“Anxiety (Angst) is ubiquitous, but seems capable of a lower and a higher form.” I. Murdoch in her “Sein Und Zeit: Pursuit of Being”.
My question is: can being anxious be a good thing? If etymology would have the final say, the answer would be a straightforward: “No!”. ‘Anxious’ comes to us from the Latin verb “angere” which means to choke (under a pressing uncertainty). Still, one can be anxious – at least according to Merriam-Webster – for positive news. Such a positive turn seems not to be on for ‘anxiety’. It would seem anxiety is something one can simply and only suffer from. Still, if one is anxious it would seem that the only thing that can describe what one feels is anxiety.
What’s up with these words then? How does their grammar work? Iris Murdoch does not explore this in the text I quoted but it seems a matter of some practical and philosophical consequence; maybe one of those rare occasions where these types of consequence meet. People tell me to try to stop being anxious (and just ‘be’). This always makes me anxious, for (what) would I be if I weren’t anxious for something? I’d certainly not be ‘me’.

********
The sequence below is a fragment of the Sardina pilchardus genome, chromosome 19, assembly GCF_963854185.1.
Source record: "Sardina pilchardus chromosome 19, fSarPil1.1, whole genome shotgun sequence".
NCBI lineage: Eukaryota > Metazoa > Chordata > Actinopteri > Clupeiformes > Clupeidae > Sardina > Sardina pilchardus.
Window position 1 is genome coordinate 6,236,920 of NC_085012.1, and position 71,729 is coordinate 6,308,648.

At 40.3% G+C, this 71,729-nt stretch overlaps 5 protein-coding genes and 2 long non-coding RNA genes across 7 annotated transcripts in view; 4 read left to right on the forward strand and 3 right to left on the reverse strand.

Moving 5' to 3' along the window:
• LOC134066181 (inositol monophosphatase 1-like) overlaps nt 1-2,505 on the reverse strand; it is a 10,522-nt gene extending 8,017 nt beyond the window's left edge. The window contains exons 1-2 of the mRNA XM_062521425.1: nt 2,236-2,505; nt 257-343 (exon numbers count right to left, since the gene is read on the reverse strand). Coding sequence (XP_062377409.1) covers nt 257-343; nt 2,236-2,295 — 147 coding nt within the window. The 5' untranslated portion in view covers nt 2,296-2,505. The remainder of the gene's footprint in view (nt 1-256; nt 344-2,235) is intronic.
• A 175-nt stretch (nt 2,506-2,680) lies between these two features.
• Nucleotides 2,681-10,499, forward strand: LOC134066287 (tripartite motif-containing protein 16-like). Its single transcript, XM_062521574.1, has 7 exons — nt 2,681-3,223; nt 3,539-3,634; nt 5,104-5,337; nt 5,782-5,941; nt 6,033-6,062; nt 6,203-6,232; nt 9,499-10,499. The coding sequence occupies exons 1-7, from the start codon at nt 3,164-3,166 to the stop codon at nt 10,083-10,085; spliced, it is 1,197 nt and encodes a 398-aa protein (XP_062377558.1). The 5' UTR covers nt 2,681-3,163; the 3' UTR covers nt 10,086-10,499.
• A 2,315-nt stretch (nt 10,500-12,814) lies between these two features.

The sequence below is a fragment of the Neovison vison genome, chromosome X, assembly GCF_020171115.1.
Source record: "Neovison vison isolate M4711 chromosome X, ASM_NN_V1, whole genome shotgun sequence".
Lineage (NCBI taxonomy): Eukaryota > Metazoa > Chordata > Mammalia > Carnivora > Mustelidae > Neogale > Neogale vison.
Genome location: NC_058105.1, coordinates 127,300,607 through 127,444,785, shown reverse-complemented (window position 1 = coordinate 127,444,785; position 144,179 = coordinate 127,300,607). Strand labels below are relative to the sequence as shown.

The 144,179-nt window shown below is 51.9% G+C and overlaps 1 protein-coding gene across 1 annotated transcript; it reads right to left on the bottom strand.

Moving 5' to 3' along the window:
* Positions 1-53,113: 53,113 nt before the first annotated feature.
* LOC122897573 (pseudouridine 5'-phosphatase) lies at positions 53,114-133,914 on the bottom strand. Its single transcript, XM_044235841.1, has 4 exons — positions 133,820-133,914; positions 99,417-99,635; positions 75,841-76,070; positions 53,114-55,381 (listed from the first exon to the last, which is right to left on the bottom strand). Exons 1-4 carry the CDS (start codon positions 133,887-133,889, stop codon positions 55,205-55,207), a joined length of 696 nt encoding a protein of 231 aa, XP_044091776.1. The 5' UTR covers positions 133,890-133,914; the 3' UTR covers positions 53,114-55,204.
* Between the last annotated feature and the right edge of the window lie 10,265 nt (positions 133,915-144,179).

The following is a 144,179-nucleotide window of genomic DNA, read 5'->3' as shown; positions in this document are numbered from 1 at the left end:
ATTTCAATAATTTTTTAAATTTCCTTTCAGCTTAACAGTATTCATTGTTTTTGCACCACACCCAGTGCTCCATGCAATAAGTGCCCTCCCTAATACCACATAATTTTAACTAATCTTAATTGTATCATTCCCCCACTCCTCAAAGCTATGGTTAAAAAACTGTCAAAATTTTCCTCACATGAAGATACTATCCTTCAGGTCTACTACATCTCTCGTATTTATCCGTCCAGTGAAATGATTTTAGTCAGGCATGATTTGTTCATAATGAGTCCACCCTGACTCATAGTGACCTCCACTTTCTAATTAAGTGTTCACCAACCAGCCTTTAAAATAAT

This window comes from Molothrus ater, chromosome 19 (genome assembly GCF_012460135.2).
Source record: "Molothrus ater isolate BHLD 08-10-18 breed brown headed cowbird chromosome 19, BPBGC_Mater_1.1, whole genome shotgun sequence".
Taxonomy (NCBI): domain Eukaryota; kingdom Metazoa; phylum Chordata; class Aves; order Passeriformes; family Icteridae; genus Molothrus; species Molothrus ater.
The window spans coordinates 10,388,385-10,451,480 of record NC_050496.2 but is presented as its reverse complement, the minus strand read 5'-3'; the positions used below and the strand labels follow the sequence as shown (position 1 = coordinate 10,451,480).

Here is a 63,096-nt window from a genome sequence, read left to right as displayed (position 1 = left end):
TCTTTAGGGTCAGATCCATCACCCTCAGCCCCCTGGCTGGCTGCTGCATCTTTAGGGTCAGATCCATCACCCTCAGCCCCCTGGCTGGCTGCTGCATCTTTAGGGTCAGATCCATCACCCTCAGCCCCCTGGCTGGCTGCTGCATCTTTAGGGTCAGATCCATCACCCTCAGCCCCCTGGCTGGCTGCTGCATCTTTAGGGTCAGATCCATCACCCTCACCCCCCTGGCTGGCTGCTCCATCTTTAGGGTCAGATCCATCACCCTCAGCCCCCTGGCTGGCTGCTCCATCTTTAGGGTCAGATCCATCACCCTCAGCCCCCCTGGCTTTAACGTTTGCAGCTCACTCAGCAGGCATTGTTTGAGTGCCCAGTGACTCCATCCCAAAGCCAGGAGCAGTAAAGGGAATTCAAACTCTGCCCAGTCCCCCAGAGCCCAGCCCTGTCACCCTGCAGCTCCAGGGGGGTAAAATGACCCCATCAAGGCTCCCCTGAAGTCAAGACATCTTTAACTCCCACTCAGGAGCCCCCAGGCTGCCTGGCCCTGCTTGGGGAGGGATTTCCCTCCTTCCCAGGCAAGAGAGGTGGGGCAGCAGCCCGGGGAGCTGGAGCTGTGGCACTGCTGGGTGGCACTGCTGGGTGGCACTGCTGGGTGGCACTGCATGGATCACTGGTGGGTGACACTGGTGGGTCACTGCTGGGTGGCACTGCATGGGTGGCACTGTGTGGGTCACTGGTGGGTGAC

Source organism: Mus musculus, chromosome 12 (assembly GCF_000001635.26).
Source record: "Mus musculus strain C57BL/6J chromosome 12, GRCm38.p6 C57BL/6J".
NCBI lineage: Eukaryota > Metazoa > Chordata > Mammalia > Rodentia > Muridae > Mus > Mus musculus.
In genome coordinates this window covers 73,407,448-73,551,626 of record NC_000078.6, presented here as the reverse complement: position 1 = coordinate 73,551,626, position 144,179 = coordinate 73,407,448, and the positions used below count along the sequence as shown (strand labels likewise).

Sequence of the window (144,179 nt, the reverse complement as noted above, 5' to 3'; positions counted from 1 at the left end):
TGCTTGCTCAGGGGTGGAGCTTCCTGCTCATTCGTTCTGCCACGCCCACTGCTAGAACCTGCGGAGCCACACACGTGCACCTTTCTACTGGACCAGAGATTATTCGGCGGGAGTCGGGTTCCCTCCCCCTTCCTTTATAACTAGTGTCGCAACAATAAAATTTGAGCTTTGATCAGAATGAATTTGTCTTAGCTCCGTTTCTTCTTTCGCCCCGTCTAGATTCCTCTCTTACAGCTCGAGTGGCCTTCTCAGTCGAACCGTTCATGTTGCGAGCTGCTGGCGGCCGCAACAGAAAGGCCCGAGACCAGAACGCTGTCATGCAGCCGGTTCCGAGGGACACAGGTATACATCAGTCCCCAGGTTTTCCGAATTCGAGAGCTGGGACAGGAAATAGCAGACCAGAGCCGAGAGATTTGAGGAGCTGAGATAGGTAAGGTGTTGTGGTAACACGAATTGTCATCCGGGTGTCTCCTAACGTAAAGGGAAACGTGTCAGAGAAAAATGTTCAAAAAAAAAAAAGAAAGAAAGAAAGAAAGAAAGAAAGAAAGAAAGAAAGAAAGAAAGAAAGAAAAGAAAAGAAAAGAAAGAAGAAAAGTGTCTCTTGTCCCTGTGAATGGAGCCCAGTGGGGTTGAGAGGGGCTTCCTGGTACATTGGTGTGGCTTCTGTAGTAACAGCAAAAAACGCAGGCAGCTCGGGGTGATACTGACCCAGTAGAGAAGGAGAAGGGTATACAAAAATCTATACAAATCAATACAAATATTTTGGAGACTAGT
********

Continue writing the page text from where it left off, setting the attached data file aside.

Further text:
I tend to agree then with Kierkegaard (whose lead Heidegger is basically following) that a life worth living is in a certain way always also a life of anxiety. The original question is then recast into: is this such a dismal state of affairs as it is made out to be?
The problem with “philosophical anxiety” is pinpointed by Murdoch at several points in her discussion of Sein und Zeit, for instance when she says:
There is a kind of contempt for human existence if not in some way ‘exalted’ implied in Heidegger’s condescension toward Gerede and similar ‘inauthentic’ activities. His account, perpetually suggests that value, moral orientation, virtue, exists only at a level markedly above that of the everyday.